In his March 30 column (“Agema and his like must go”), Nolan Finley took a course shared by just one current or former elected official in Michigan that Dave Agema’s Facebook post was “vile garbage,” also calling it “backward bile” and “pure prejudice.”
Unfortunately he left the door open for further equivocation on the part of Republicans who since last week have failed to speak out either against Agema or about marriage equality, saying “(t)here may be defensible reasons to oppose gay marriage…”
Finley should be lauded for his continued willingness to call out Michigan Republicans for head-scratching maneuvers on social issues (“Abortion focus will cost GOP Michigan,” 2/28).
But any inference that there are legitimate arguments to be made against marriage equality is misguided.
In arguing in favor of Proposition 8 before the Supreme Court, Charles Cooper made the now-infamous argument that marriage is a part of the state’s responsibility to promote “responsible procreation.” While a convenient fit for the Democratic “War on Women” narrative, the idea that disallowing same-sex partners from getting married encourages responsible procreation by opposite-sex partners requires creative intellectual gymnastics, to put it kindly.
Opponents of marriage equality also often drift off into arguments about the sanctity of marriage and the specter of “no-fault divorce,” as Rep. Mike Shirkey did in a rambling Facebook post about Dave Agema that was first reported in the Jackson Citizen Patriot. But allowing government to ban marriage between certain people will no more promote family stability than government’s arbitrary bans on certain types of drugs have promoted responsible drug usage.
One argument articulated by Agema in a Monday radio interview (incidentally my personal favorite argument against equality) was that churches that don’t marry same-sex couples will be punished by government. Or, as he put it:
And the next thing I fear is they’ll come to your churches and say ‘oh, you won’t marry same-sex couples? Well that’s interesting. This is a hate crime, you just lost your tax-exempt status.’ This is going to go from one step to the next, it’s part of the plan.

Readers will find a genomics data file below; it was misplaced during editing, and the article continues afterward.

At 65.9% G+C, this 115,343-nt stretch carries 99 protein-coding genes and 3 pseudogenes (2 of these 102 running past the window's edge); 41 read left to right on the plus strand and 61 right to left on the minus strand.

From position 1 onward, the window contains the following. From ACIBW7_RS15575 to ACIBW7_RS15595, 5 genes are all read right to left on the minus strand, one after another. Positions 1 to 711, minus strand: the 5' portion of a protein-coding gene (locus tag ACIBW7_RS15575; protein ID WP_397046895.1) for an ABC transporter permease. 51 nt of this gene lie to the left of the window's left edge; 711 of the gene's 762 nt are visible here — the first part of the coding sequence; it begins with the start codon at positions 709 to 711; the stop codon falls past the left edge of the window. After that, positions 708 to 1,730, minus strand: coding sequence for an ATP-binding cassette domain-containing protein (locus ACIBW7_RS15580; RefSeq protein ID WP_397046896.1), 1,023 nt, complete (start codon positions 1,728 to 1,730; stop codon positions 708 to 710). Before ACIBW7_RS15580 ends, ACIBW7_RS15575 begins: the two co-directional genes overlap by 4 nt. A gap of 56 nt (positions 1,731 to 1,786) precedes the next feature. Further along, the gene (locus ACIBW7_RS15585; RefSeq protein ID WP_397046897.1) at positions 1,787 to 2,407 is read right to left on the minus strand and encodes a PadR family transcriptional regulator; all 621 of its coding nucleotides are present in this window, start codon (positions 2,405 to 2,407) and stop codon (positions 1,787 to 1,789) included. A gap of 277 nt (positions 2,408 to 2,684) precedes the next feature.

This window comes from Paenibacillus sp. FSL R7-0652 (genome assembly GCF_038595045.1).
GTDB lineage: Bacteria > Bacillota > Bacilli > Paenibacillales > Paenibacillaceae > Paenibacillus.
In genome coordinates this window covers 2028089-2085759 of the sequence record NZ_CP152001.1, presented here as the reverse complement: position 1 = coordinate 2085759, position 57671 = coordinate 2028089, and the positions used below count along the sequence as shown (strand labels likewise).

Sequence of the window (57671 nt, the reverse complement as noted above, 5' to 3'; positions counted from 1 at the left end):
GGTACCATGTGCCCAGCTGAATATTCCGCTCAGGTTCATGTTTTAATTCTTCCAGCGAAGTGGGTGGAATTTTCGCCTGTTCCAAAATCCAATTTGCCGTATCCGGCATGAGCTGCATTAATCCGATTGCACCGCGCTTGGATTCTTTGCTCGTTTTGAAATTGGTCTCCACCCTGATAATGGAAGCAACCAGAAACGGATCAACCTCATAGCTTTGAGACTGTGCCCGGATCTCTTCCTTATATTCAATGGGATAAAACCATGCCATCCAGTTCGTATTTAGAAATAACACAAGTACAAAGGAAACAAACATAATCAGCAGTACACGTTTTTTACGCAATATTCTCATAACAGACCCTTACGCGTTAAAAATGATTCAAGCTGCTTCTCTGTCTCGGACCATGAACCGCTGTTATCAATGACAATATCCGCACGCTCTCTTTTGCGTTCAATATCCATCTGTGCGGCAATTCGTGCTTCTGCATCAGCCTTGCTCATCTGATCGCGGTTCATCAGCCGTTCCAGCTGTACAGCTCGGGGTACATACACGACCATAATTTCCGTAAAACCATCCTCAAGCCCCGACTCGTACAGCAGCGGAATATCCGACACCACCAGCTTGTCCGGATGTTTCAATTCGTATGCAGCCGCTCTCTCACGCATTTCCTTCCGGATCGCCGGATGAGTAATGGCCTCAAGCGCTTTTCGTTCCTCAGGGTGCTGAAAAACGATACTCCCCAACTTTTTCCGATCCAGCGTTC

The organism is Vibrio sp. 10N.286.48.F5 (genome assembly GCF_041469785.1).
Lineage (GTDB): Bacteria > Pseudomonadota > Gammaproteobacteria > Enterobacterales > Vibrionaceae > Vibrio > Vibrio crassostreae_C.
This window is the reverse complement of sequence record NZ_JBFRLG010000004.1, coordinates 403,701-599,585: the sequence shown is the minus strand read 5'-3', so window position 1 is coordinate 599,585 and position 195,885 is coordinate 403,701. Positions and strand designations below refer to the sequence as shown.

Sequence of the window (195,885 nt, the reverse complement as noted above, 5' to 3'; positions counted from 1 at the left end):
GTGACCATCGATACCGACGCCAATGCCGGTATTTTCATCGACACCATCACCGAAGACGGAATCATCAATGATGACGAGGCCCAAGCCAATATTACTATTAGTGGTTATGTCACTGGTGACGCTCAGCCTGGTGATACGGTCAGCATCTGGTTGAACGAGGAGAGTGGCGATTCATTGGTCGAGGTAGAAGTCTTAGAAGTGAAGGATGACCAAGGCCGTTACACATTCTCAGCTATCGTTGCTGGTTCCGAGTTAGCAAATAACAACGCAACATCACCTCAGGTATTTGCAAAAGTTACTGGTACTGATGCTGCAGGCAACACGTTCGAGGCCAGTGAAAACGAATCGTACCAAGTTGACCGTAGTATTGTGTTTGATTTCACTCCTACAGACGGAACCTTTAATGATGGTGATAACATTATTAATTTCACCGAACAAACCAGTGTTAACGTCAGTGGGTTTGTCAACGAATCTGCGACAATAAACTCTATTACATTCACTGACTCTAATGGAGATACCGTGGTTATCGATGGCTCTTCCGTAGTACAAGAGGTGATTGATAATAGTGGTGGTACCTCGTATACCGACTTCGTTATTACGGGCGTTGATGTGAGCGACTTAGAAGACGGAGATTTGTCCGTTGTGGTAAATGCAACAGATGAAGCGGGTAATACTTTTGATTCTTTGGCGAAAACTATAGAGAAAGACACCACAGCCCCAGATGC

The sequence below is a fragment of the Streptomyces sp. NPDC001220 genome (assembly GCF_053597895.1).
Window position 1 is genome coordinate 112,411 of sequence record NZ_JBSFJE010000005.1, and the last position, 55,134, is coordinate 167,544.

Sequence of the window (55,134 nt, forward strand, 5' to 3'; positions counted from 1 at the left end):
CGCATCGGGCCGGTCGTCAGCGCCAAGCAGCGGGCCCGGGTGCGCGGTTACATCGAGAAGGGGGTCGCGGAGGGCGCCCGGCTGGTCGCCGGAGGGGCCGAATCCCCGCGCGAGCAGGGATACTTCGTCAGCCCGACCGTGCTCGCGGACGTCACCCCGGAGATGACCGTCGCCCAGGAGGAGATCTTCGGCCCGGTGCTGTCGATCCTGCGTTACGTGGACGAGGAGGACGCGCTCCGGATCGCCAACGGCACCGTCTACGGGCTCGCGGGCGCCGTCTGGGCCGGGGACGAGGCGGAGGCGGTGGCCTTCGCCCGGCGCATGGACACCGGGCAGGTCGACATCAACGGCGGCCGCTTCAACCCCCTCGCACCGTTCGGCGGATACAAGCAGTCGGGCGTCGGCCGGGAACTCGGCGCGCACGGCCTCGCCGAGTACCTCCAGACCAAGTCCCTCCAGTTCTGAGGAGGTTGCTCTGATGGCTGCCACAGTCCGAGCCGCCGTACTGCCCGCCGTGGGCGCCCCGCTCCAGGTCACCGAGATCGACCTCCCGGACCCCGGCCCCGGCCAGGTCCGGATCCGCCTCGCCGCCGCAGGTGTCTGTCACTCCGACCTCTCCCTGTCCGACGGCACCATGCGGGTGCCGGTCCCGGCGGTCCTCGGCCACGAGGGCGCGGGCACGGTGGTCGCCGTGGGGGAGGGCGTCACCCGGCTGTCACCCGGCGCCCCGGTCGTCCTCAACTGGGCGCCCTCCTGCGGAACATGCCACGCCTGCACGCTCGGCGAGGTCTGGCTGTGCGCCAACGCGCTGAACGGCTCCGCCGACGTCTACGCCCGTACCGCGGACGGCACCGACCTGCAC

In addition to relying on dubious assumptions about the efficacy of the IRS, this is a completely unrealistic scenario.
The fact is, a ban on marriage equality has never actually been imposed because of a belief that government should be promoting procreation, or that such a ban will somehow protect straight marriages. Agema’s bigotry wasn’t just news as an event in itself, but because it reflects an ugly animus shared by nearly every Republican in the state — certainly every Republican in a position of power.
This week, 21 Michigan Republican activists called on Republican National Committeeman Dave Agema to resign – apparently drawing the line at his Facebook posts claiming most gay people are pedophiles and responsible for over half the murders in New York City. The activists were shocked –shocked! – that Dave Agema, who has a long history of outlandish claims and ridiculous behavior, would do such a thing.
Wednesday the Michigan Republican Party attempted to head off the controversy by issuing a statement (not yet posted on their website) claiming they believe “all Americans should be treated with respect and dignity” – and their support for so-called “traditional marriage…should never be allowed nor confused with any form of hate or discrimination toward anyone.”
Got that, LGBT Michiganders? Michigan Republicans don’t endorse discrimination, they just endorse Michigan laws that allow you to be fired because you’re gay, and endorse an unconstitutional federal law banning marriage equality, and support upholding the Michigan constitutional amendment banning marriage equality.